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How to greenify your digital transformation strategy

Digital transformation strategies can enable companies to meet ESG goals, but the environmental impact of going digital shouldn’t be overlooked

Corporate climate action is growing. At COP26 in November last year, more than half of FTSE 100 companies pledged to eliminate carbon emissions in line with the UK’s target of net-zero emissions by 2050. 

Environmental, social and corporate governance (ESG) is gaining popularity among smaller and medium-sized companies as well. Digital transformation, in particular, can enable sustainable business practices and help companies to hit ESG targets.

IT leaders and CTOs have a role to play in not only supporting how their company is using technology to plan and operate more efficiently but ensuring the technology is being procured and used with sustainability in mind. 

It can be difficult, however, to sieve through the alphabet soup of ESG and know where to begin without being accused of greenwashing. There are a number of key steps, though, that IT leaders can take to pursue environmentally-friendly digital transformation strategies. 

Monitor employee emissions

Thanks to Internet of Things (IoT) devices, sensors and real-time data capturing, reporting ESG data to improve operational efficiencies is gaining traction. KPMG’s Survey of sustainability reporting at technology companies, published in April 2021, found 83% of 311 respondents actively report on sustainability, while 70% report carbon reduction targets. 

Although companies are getting better at monitoring emissions from sources they own and operate, known as Scope 1 and 2 emissions, they’re not as adept at reporting scope 3 emissions – those up and down a company’s value chain. Unlike scope 1 and 2 emissions, which are mandatory, scope 3 emissions are optional.

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The shift to remote and hybrid working during the pandemic has raised the question of whether companies should be including Scope 3 emissions in their reports. Sustainability depends on a reduction in carbon but studies indicate these models of working simply shift emissions away from the office. According to the climate consultancy EcoAct, a decrease in emissions related to commuting may make up for this, but it cautioned this can’t be known without taking into account emissions from a company’s operations.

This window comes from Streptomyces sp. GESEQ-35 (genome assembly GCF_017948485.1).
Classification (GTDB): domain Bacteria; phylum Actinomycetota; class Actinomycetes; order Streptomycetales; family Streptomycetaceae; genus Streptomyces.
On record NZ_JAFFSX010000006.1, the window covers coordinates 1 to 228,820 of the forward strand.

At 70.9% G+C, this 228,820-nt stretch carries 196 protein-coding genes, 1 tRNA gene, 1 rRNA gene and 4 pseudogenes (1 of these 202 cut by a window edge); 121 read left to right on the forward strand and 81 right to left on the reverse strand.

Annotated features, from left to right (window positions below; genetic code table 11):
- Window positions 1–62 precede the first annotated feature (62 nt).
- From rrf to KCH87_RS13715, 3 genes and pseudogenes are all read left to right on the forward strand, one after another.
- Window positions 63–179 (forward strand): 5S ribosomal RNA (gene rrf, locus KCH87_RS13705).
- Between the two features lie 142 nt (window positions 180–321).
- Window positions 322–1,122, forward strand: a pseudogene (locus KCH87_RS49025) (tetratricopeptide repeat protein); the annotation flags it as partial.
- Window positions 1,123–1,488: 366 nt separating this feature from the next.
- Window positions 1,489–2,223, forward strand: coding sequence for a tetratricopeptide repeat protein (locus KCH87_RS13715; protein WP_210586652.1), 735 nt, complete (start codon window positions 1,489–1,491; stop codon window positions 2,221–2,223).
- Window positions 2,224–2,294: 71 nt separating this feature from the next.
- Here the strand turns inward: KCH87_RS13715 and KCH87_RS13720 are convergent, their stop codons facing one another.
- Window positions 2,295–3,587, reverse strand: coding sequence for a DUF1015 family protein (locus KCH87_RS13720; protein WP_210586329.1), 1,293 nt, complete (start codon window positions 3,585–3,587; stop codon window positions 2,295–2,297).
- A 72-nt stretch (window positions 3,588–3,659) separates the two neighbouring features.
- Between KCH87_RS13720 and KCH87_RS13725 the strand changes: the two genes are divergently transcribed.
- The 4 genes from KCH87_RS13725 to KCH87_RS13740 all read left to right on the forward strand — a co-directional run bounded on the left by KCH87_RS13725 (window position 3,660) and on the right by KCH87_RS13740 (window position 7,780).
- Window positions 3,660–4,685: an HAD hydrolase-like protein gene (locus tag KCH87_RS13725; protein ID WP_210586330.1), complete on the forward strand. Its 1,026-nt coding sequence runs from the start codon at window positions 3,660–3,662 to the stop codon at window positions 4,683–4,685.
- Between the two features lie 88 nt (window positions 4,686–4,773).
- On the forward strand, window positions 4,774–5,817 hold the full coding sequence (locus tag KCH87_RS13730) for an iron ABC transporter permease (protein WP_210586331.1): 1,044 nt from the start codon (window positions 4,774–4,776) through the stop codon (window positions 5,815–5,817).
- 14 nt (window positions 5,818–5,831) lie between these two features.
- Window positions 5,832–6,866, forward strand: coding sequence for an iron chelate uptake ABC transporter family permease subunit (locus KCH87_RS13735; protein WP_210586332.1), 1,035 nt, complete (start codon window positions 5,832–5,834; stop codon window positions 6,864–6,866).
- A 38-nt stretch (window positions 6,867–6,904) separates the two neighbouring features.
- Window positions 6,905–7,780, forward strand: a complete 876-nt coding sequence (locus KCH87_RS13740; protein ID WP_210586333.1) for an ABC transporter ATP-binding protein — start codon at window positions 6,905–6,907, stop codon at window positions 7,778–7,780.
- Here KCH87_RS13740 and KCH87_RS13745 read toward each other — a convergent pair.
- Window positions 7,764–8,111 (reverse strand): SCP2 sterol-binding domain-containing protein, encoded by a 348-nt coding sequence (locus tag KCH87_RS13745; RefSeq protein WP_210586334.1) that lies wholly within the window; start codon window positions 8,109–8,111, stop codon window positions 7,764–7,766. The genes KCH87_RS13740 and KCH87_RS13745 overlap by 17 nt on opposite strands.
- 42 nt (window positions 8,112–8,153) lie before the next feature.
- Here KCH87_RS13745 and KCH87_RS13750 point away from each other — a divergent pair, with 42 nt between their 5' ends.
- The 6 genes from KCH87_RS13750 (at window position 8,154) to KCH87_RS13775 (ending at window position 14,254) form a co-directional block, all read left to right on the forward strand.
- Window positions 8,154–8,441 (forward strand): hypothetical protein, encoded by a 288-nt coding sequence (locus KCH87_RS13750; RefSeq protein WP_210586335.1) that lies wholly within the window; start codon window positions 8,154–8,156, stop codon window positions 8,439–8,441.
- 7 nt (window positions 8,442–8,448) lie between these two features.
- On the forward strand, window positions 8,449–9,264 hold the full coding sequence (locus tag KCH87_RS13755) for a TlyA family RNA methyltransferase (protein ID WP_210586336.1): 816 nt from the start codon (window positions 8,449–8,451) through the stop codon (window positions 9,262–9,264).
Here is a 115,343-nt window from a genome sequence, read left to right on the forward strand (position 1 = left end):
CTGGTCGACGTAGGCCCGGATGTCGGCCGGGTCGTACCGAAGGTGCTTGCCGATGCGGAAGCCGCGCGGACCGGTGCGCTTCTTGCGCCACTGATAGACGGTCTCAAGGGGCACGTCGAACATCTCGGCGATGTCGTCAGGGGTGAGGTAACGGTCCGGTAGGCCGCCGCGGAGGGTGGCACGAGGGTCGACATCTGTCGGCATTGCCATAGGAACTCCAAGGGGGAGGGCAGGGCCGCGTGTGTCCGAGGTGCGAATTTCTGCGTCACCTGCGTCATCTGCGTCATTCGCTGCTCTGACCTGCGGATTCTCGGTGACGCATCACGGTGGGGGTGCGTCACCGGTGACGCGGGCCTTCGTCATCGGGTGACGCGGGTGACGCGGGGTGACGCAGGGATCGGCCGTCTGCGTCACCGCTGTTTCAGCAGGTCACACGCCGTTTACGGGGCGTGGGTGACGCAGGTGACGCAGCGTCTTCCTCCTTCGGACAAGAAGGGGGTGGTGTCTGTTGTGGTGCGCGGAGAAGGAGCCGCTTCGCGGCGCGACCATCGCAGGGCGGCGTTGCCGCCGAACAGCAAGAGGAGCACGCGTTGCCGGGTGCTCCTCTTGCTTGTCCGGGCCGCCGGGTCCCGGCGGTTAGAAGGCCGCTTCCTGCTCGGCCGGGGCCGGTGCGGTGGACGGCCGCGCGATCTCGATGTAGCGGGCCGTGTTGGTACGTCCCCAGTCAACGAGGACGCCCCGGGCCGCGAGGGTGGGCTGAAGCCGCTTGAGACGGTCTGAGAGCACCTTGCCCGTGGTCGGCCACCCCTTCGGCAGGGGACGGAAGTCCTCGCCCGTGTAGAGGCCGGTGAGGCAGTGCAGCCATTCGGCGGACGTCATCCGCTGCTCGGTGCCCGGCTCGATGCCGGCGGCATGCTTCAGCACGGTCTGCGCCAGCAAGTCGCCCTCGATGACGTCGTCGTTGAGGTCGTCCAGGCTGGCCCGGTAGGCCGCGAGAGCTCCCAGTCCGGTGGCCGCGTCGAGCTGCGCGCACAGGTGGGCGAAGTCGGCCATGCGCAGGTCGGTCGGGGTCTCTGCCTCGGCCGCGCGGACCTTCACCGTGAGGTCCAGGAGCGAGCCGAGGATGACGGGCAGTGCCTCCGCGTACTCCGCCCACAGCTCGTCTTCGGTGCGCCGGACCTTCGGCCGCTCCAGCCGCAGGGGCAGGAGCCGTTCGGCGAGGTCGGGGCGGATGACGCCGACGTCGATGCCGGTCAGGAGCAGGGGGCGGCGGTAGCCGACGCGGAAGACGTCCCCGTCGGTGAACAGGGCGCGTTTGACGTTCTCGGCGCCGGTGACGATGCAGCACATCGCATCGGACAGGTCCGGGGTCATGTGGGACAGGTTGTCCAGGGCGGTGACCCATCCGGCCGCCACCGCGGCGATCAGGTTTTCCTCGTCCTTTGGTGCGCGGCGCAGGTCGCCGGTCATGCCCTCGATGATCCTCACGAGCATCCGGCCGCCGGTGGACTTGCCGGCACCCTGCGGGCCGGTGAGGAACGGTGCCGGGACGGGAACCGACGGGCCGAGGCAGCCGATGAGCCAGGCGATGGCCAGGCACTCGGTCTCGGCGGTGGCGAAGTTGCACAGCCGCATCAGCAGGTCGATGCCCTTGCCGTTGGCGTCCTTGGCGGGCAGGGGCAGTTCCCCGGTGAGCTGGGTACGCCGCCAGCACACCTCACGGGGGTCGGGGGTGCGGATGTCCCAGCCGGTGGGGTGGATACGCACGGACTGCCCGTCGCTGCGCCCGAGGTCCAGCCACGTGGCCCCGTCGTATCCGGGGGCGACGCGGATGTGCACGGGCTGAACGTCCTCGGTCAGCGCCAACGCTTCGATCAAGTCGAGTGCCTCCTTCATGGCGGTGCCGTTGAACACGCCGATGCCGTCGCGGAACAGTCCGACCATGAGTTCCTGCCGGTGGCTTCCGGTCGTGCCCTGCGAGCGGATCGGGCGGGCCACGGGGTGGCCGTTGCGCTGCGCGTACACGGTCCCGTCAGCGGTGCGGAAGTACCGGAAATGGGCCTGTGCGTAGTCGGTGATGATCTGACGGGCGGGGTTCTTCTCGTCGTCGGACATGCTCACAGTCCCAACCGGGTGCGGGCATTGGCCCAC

At the least, businesses would do well to encourage or ask employees to adopt sustainable IT practices and lower their digital footprint. Nearly half (42%) of IT leaders polled by the Confederation of British Industry (CBI) in January are tracking the environmental impact of employees working remotely, including the electricity tariff they’re on. 

Consider the environmental impact of the cloud

The pandemic accelerated the adoption of the cloud, and for good reason. Accenture research shows migrating to the public cloud could lead to 30% to 40% total cost of ownership (TCO) savings.

The true impact of cloud computing and services, however, is often not communicated properly throughout enterprises, Kelly Hungerford, director of digital transformation strategy and services at oral healthcare company Sunstar Global, tells IT Pro.